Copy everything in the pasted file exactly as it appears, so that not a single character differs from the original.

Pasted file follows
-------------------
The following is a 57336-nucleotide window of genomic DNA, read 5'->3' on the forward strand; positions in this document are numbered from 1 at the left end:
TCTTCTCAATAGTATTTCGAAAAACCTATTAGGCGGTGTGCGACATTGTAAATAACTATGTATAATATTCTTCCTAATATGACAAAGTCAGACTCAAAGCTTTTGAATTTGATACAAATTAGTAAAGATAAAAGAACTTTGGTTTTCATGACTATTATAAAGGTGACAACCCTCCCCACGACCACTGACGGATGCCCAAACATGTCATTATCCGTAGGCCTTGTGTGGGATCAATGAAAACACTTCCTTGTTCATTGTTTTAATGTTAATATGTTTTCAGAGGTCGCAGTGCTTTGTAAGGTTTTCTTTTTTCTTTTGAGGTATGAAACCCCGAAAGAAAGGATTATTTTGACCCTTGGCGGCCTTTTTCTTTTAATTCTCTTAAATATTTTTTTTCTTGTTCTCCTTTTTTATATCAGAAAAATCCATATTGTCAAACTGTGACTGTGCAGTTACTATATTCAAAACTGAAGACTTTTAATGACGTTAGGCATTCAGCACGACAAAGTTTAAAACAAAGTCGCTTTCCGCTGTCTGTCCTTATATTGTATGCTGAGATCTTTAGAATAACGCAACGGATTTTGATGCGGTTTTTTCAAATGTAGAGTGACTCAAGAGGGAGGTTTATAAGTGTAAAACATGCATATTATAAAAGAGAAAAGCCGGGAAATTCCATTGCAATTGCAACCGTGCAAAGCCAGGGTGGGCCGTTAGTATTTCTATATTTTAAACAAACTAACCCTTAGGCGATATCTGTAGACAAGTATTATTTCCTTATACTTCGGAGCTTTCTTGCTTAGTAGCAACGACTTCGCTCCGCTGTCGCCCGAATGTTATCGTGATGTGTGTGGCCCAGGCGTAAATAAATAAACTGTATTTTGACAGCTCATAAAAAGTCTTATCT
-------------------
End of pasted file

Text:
The following is a 57336-nucleotide window of genomic DNA, read 5'->3' on the forward strand; positions in this document are numbered from 1 at the left end:
TCTTCTCAATAGTATTTCGAAAAACCTATTAGGCGGTGTGCGACATTGTAAATAACTATGTATAATATTCTTCCTAATATGACAAAGTCAGACTCAAAGCTTTTGAATTTGATACAAATTAGTAAAGATAAAAGAACTTTGGTTTTCATGACTATTATAAAGGTGACAACCCTCCCCACGACCACTGACGGATGCCCAAACATGTCATTATCCGTAGGCCTTGTGTGGGATCAATGAAAACACTTCCTTGTTCATTGTTTTAATGTTAATATGTTTTCAGAGGTCGCAGTGCTTTGTAAGGTTTTCTTTTTTCTTTTGAGGTATGAAACCCCGAAAGAAAGGATTATTTTGACCCTTGGCGGCCTTTTTCTTTTAATTCTCTTAAATATTTTTTTTCTTGTTCTCCTTTTTTATATCAGAAAAATCCATATTGTCAAACTGTGACTGTGCAGTTACTATATTCAAAACTGAAGACTTTTAATGACGTTAGGCATTCAGCACGACAAAGTTTAAAACAAAGTCGCTTTCCGCTGTCTGTCCTTATATTGTATGCTGAGATCTTTAGAATAACGCAACGGATTTTGATGCGGTTTTTTCAAATGTAGAGTGACTCAAGAGGGAGGTTTATAAGTGTAAAACATGCATATTATAAAAGAGAAAAGCCGGGAAATTCCATTGCAATTGCAACCGTGCAAAGCCAGGGTGGGCCGTTAGTATTTCTATATTTTAAACAAACTAACCCTTAGGCGATATCTGTAGACAAGTATTATTTCCTTATACTTCGGAGCTTTCTTGCTTAGTAGCAACGACTTCGCTCCGCTGTCGCCCGAATGTTATCGTGATGTGTGTGGCCCAGGCGTAAATAAATAAACTGTATTTTGACAGCTCATAAAAAGTCTTATCT